Thursday, September 22, 2016

Life in the old blog yet.

Oh my. Would you just look at that? Four and a half years since I posted to this, the most popular of my blogs. It's not that I wasn't producing model railways. Those were APA box layouts and got posted on the APA box blog. Then my famous Purespring watercress layout got refurbished for its 10 year anniversary and that went into its own Facebook page. Too much stuff going on and too many places to report them. There's a lesson to learn there I think.
But I digress...
One thing that had stimulated my creative juices in the interim had been the discovery of pictures of the Naksup wayfreight in Alaska and its car float operations. I had investigated this quite thoroughly and built up quite a library of reference material. However, life got in the way and the project got shelved.
That was until a few days ago, when I discovered the Saxman Terminal Railroad, also in Alaska. A remarkably compact site, the entire length of the system was be less than a mile in length and there was only one turnout. Model Railroader magazine delights in producing schemes for an 8' x 4' baseboard, well here's an entire railroad you could fit in that size with almost no compression.
Saxman terminal. It looks to be out of use, but the marks of the track can be traced easily.
When I had previously investigated car floats for a layout I was thinking in terms of Z scale so my thoughts were drawn there. You could model the entire location in about 3' 6" x 2'. It's a very interesting locale, from many points of view.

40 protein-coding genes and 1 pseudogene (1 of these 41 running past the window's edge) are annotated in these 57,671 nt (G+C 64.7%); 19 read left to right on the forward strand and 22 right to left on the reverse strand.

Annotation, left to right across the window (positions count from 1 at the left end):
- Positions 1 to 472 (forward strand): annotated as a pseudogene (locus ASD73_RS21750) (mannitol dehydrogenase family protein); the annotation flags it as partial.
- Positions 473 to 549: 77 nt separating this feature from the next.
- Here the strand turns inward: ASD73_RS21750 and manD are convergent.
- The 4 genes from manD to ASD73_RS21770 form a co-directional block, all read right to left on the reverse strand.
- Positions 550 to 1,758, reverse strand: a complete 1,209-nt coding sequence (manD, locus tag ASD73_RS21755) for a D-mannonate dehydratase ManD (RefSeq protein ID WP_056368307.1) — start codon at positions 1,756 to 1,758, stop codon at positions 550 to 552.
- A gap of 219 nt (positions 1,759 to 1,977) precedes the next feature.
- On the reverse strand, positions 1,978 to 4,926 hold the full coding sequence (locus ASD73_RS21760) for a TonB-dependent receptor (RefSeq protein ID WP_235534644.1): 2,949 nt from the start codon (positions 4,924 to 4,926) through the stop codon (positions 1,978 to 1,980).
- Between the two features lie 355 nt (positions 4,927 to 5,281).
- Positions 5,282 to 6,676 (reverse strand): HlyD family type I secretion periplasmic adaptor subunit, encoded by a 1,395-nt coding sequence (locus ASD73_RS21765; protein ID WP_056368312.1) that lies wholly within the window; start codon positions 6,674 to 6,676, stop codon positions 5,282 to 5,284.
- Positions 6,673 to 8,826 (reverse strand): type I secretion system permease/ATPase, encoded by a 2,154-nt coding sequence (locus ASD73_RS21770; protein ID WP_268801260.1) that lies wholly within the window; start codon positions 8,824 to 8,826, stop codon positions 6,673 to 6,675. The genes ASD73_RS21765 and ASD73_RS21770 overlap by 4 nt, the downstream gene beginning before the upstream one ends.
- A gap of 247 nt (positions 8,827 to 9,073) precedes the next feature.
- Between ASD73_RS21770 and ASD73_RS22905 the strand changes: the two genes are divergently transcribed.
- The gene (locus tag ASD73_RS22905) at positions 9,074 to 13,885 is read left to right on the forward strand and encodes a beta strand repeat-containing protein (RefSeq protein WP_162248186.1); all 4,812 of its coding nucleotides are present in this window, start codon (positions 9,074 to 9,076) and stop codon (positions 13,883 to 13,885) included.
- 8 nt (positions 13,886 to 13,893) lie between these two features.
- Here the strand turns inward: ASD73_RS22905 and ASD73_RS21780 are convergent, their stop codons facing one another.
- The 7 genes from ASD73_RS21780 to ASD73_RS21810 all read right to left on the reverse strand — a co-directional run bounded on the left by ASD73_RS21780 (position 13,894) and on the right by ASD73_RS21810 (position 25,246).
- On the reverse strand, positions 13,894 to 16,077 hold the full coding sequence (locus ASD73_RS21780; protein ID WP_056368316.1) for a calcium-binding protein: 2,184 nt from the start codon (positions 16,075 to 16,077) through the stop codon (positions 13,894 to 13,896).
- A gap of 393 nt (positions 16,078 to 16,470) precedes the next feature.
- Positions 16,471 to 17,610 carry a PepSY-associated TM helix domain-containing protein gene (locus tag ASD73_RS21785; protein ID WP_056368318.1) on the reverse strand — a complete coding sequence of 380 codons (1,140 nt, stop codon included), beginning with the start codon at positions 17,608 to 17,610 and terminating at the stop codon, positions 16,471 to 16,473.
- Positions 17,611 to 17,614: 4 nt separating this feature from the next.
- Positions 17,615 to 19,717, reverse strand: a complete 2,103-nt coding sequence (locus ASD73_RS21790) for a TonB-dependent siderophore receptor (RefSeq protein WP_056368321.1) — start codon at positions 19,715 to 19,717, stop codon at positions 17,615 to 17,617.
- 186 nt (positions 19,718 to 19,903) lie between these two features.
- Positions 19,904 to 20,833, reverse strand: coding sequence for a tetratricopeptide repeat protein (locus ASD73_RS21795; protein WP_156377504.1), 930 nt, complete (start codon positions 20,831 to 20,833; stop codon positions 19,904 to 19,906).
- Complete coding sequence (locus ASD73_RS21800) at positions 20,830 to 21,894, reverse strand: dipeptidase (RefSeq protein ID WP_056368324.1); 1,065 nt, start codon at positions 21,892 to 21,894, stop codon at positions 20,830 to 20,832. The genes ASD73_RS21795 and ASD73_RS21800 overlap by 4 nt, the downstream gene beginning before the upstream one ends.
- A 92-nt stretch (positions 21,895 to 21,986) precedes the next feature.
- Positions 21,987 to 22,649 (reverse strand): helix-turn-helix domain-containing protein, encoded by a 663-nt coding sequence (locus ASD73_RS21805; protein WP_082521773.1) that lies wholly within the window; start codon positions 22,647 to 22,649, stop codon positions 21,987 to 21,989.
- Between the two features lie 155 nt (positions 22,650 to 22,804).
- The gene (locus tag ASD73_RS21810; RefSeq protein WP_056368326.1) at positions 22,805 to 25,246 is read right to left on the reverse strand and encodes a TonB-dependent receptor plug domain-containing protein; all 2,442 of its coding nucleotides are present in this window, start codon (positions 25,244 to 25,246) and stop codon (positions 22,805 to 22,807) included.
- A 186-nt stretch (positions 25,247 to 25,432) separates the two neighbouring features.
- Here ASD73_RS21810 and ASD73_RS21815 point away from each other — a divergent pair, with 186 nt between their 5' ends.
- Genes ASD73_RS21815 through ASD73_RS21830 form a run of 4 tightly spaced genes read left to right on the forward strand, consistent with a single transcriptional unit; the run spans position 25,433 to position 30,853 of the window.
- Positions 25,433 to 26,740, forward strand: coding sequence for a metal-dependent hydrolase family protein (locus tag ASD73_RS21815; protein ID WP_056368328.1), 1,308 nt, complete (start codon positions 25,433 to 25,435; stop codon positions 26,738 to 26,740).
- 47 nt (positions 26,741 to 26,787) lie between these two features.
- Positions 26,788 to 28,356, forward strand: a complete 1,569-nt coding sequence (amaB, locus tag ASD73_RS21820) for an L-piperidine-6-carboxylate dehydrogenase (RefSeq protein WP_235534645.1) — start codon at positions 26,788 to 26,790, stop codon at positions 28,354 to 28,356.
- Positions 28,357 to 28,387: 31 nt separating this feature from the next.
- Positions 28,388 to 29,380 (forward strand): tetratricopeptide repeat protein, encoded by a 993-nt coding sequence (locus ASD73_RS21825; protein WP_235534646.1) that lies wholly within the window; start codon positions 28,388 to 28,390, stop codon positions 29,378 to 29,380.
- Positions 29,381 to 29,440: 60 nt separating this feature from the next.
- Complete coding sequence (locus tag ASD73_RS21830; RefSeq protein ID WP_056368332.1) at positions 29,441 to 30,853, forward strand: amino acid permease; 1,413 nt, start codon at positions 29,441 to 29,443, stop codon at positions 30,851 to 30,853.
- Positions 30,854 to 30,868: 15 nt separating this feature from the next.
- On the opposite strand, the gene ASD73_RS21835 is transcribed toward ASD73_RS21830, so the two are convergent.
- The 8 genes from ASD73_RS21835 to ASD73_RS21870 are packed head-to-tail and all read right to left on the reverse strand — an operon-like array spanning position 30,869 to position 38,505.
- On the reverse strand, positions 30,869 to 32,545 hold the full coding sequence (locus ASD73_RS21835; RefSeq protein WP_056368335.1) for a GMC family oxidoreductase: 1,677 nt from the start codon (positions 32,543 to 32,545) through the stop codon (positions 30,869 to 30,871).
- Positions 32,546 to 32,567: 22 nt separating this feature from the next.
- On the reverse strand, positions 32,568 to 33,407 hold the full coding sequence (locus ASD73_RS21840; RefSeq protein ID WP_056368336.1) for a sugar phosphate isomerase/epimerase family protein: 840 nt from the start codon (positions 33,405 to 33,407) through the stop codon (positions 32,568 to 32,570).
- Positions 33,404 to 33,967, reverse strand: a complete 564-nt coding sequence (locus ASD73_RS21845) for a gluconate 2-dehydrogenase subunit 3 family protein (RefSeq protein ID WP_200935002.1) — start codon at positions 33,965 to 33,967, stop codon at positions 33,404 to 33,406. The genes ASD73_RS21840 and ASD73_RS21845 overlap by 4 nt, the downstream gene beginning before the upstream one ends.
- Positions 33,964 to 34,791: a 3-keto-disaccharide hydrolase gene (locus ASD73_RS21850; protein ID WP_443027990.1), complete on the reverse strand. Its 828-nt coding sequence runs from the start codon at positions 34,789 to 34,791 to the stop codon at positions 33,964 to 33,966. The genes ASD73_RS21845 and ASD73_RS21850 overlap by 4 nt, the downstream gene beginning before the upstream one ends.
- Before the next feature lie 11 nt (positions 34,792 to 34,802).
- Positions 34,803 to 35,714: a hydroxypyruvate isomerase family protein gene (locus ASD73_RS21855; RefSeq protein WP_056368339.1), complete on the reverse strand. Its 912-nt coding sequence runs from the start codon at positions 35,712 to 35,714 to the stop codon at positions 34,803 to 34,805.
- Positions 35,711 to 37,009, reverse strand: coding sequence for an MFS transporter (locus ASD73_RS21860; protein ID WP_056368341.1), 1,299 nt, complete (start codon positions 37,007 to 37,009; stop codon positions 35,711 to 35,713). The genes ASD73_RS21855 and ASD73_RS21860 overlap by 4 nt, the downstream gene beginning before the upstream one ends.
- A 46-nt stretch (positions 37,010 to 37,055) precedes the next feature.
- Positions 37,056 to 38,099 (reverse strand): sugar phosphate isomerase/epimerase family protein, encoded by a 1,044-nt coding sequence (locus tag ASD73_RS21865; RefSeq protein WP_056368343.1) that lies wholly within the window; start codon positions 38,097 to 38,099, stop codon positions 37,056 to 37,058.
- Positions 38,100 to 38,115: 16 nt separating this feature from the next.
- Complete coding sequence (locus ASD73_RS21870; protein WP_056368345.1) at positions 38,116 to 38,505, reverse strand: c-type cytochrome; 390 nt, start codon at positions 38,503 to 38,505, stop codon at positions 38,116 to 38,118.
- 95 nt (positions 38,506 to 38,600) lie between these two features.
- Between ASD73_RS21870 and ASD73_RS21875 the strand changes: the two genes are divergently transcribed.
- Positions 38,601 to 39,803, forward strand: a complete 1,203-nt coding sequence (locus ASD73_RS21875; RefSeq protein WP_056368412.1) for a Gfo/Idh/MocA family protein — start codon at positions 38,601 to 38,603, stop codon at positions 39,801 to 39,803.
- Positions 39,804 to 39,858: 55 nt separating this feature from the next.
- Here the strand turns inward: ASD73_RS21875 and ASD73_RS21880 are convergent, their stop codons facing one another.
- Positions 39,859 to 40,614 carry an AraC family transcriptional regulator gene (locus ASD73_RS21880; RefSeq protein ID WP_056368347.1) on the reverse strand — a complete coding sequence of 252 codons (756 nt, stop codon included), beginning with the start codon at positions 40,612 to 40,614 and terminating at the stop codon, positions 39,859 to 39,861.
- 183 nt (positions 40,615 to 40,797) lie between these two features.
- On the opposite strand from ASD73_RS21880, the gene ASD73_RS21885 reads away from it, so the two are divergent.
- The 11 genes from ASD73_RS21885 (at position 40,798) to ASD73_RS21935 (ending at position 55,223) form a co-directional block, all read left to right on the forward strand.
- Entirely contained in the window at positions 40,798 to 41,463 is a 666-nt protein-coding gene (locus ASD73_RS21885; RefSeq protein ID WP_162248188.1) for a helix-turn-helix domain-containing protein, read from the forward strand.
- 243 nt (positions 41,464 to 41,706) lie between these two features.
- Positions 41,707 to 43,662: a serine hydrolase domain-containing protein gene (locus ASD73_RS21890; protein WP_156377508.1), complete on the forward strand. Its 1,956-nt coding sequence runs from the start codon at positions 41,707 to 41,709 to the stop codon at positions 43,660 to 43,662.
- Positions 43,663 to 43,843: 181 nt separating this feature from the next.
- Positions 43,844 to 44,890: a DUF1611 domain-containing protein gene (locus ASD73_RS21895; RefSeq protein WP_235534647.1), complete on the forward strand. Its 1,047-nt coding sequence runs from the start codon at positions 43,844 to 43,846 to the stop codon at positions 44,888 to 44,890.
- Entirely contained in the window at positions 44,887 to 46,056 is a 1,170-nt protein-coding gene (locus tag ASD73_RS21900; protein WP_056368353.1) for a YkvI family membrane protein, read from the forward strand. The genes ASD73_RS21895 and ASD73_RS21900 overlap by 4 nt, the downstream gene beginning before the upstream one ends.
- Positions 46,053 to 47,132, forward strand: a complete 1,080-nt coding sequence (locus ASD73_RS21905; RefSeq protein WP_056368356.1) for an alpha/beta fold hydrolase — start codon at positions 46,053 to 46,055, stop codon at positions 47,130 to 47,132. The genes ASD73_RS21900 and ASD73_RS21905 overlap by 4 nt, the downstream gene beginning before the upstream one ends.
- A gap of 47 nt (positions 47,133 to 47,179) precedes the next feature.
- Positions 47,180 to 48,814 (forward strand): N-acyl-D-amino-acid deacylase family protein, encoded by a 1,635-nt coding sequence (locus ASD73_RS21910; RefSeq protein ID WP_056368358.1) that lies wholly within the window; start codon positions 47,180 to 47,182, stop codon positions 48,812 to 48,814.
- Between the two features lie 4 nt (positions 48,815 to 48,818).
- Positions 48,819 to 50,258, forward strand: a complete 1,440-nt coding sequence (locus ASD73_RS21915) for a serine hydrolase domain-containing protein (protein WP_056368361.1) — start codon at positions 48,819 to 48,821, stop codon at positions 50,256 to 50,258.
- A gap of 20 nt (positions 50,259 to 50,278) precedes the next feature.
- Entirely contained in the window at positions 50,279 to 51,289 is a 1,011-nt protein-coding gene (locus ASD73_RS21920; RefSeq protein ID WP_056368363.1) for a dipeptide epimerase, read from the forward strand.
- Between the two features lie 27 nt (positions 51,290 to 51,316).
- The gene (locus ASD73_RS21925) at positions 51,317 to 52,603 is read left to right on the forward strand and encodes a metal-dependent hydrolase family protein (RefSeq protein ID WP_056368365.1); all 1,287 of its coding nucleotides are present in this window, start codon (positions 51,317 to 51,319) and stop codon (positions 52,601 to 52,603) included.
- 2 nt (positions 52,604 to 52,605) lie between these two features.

My interest was most definitely piqued. Studying the pictures I realized that the Micro Trains through girder bridge could be used as a basis for the car float bridge. As I happened to have a couple of them in my possession I decided to see if my thoughts were right. I think they were.
Piers were added from 6.5mm styrene tube 
Decking added from embossed styrene sheet.
Of course, the dock is only any good if you can have a car float berth at it. So I gave some thought to the construction of a car float. The pictures that follow are a "proof of concept" rather than a scale model, just to see if it works. I buried MTL roadbed track into a styrene substructure and got this.
Car float model. the cars run on the track and don't derail.
After that it was a natural thing to want to see how everything looked together.
It looks OK, doesn't it?
It's very tempting indeed to want to carry this on and develop it further. Now I need to look further into how I would present an idea like this to the viewing public. Watch this space, or perhaps even the Facebook page The Model Railways of Ian Holmes


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